Hello In There

by Mark Dvorak

By the time I first picked up a guitar John Prine and his songs were already there. It seemed they’d always been there. He grew up working class, not too far from where I grew up and somehow that mattered.

When I was a student at the Old Town School of Folk Music I saw his picture from when he was a student. A guy named Ray Tate was his teacher then, and one night in class Ray told a story about John’s guitar playing, how solid and musical it was. Ray showed us the picking pattern he showed John some years before and wrote it out on the blackboard. We in class copied it down and began working away. It was the same picking pattern John used on “Hello In There” from his first record. And I couldn’t get enough.

Ray, who was a master of many guitar styles later said that John only wanted to learn country music and Carter-style picking. Ray one time brought in a classical piece for his class and John just packed up his guitar and walked out.

John became one of my musical suppliers - lots of us were doing his songs as best we could early on. And then a day came when I realized how complete his writing voice was. How complete was his performing style. And what came with that realization was a thought that something else deep and profound was also going on beneath all his joking around and cornball-country simplicity. It was around that time I became serious about learning to develop my own writing and style. Reflecting this morning, it’s as if John was asking all along, “Ain’t it kinda fun to find out how to be yourself?”

And I found myself headed to Tennessee one summer and took the long way, through Muhlenberg County in western Kentucky, not far from the Tennessee state line. The little town of Drakesboro is a place from where many guitar pickers have come and are honored. Mose Rager is from there and he showed everybody the Kentucky thumb-style picking including Ike Everly, father of the famous Everly brothers. Merle Travis grew up in the next town over, Greenville, which is a little bigger.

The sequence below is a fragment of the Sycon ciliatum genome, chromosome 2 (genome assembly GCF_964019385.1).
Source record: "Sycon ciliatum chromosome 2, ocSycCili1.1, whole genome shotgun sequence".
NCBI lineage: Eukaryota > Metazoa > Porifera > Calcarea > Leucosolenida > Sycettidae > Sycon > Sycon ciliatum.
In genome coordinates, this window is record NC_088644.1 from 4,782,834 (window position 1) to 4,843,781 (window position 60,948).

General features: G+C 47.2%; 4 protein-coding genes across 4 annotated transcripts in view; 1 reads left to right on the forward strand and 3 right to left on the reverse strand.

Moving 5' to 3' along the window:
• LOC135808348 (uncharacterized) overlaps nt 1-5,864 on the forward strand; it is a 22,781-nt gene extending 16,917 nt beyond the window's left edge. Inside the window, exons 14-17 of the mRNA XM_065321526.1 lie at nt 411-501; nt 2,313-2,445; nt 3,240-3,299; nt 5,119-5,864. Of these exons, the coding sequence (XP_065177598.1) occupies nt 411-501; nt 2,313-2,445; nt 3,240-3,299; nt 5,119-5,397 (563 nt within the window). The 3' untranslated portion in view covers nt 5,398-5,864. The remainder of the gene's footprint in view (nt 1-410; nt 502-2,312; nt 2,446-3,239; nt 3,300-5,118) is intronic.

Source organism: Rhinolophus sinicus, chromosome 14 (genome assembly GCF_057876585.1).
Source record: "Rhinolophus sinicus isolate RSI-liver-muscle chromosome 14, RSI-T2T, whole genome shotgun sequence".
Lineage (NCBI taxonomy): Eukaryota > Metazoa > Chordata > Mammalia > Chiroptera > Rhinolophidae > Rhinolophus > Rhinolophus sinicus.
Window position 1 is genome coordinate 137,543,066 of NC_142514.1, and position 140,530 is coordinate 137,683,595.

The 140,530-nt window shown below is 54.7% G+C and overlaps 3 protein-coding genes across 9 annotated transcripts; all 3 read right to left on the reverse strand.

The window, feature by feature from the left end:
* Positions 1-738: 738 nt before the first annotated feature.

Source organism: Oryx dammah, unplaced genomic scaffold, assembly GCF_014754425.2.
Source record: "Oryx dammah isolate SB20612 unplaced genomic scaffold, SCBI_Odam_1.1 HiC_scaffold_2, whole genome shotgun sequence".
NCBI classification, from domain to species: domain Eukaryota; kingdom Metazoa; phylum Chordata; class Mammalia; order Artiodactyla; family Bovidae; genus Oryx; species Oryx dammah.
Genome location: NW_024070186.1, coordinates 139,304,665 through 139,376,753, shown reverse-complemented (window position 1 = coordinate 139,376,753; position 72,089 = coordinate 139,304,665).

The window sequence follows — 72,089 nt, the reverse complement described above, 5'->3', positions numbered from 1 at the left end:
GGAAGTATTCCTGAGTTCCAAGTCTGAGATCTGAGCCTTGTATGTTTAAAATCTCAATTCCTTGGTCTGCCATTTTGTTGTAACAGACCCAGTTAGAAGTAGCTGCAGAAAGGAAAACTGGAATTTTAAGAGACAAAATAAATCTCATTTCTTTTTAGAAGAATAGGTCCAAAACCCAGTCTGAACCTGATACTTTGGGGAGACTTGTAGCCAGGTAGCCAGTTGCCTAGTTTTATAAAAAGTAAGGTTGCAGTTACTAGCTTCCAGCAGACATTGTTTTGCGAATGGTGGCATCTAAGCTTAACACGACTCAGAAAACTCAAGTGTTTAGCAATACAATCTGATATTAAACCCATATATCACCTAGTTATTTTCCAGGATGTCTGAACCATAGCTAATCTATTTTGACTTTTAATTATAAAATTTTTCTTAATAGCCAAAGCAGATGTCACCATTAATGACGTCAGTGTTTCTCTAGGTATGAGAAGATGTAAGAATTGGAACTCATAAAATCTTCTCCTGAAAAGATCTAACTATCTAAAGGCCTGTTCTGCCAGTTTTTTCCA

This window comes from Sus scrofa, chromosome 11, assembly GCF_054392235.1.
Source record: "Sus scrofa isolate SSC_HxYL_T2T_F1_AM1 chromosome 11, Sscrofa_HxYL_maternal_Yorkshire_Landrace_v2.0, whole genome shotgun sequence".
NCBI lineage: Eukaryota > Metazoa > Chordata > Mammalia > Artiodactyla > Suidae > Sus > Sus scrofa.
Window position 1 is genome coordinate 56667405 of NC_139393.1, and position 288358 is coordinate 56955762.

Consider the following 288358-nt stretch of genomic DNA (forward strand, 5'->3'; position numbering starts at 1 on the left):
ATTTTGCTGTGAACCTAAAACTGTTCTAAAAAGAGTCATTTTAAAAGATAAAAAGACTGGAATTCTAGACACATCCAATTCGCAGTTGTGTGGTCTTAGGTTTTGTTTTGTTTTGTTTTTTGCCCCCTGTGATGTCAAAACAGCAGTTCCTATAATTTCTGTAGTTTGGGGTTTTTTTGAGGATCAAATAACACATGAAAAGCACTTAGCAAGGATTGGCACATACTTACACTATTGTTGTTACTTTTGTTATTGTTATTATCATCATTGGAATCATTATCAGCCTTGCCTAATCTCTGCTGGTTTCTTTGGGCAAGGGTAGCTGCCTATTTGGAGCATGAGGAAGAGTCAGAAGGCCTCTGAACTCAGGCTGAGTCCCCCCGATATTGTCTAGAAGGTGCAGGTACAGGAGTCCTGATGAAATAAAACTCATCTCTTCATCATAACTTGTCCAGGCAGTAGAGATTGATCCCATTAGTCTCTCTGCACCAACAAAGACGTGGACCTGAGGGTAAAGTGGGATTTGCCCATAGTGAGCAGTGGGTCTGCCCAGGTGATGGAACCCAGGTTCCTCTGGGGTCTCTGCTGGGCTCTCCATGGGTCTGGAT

The quiet streets of Drakesboro are named for famous Kentucky pickers including Rager, Everly and Travis. Eddie Pennington too, is remembered as is Thom Bresh and others. The main road into town is Highway 431 and the stretch of it through Drakesboro is named John Prine Avenue. The Paradise Fossil Plant is right there, or used to be, and you can order pie and a cup of coffee at the Paradise Cafe right there on the corner of Prine and Rager.

When I arrived at the little festival the next day John and his songs, Drakesboro and fingerpicking guitar were on my mind. I closed my set that afternoon with John’s great song, “Paradise.” An old-timer waved over as I climbed down off the stage and asked about that last song I did. He said he knew all the songs from this part of the country and had never heard that one before. He about fell over when I told him it was written by a mailman from Chicago. He didn’t believe me at all, but I did send him a copy of it.


Visit MD’s FaceBook page here to view photos of his visit to Drakesboro, KY in 2011.

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